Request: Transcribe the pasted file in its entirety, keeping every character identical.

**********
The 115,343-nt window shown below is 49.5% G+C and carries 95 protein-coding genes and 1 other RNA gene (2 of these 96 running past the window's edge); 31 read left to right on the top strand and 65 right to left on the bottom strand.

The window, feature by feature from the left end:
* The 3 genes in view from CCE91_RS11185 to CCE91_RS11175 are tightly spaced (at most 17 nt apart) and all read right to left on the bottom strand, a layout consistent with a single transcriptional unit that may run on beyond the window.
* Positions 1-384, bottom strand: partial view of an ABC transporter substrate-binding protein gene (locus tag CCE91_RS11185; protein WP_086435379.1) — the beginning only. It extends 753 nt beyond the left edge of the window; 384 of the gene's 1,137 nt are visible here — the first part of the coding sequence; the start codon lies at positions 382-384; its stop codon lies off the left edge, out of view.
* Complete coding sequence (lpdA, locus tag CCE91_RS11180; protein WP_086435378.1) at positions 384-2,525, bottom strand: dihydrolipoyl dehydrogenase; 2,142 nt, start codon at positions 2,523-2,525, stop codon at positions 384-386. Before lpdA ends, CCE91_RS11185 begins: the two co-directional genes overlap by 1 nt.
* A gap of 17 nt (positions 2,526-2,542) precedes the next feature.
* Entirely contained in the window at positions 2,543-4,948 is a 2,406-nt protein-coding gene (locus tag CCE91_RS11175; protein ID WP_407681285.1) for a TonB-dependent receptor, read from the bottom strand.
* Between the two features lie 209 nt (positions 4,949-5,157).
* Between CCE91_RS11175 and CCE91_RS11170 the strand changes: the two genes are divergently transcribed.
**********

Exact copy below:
The 115,343-nt window shown below is 49.5% G+C and carries 95 protein-coding genes and 1 other RNA gene (2 of these 96 running past the window's edge); 31 read left to right on the top strand and 65 right to left on the bottom strand.

The window, feature by feature from the left end:
* The 3 genes in view from CCE91_RS11185 to CCE91_RS11175 are tightly spaced (at most 17 nt apart) and all read right to left on the bottom strand, a layout consistent with a single transcriptional unit that may run on beyond the window.
* Positions 1-384, bottom strand: partial view of an ABC transporter substrate-binding protein gene (locus tag CCE91_RS11185; protein WP_086435379.1) — the beginning only. It extends 753 nt beyond the left edge of the window; 384 of the gene's 1,137 nt are visible here — the first part of the coding sequence; the start codon lies at positions 382-384; its stop codon lies off the left edge, out of view.
* Complete coding sequence (lpdA, locus tag CCE91_RS11180; protein WP_086435378.1) at positions 384-2,525, bottom strand: dihydrolipoyl dehydrogenase; 2,142 nt, start codon at positions 2,523-2,525, stop codon at positions 384-386. Before lpdA ends, CCE91_RS11185 begins: the two co-directional genes overlap by 1 nt.
* A gap of 17 nt (positions 2,526-2,542) precedes the next feature.
* Entirely contained in the window at positions 2,543-4,948 is a 2,406-nt protein-coding gene (locus tag CCE91_RS11175; protein ID WP_407681285.1) for a TonB-dependent receptor, read from the bottom strand.
* Between the two features lie 209 nt (positions 4,949-5,157).
* Between CCE91_RS11175 and CCE91_RS11170 the strand changes: the two genes are divergently transcribed.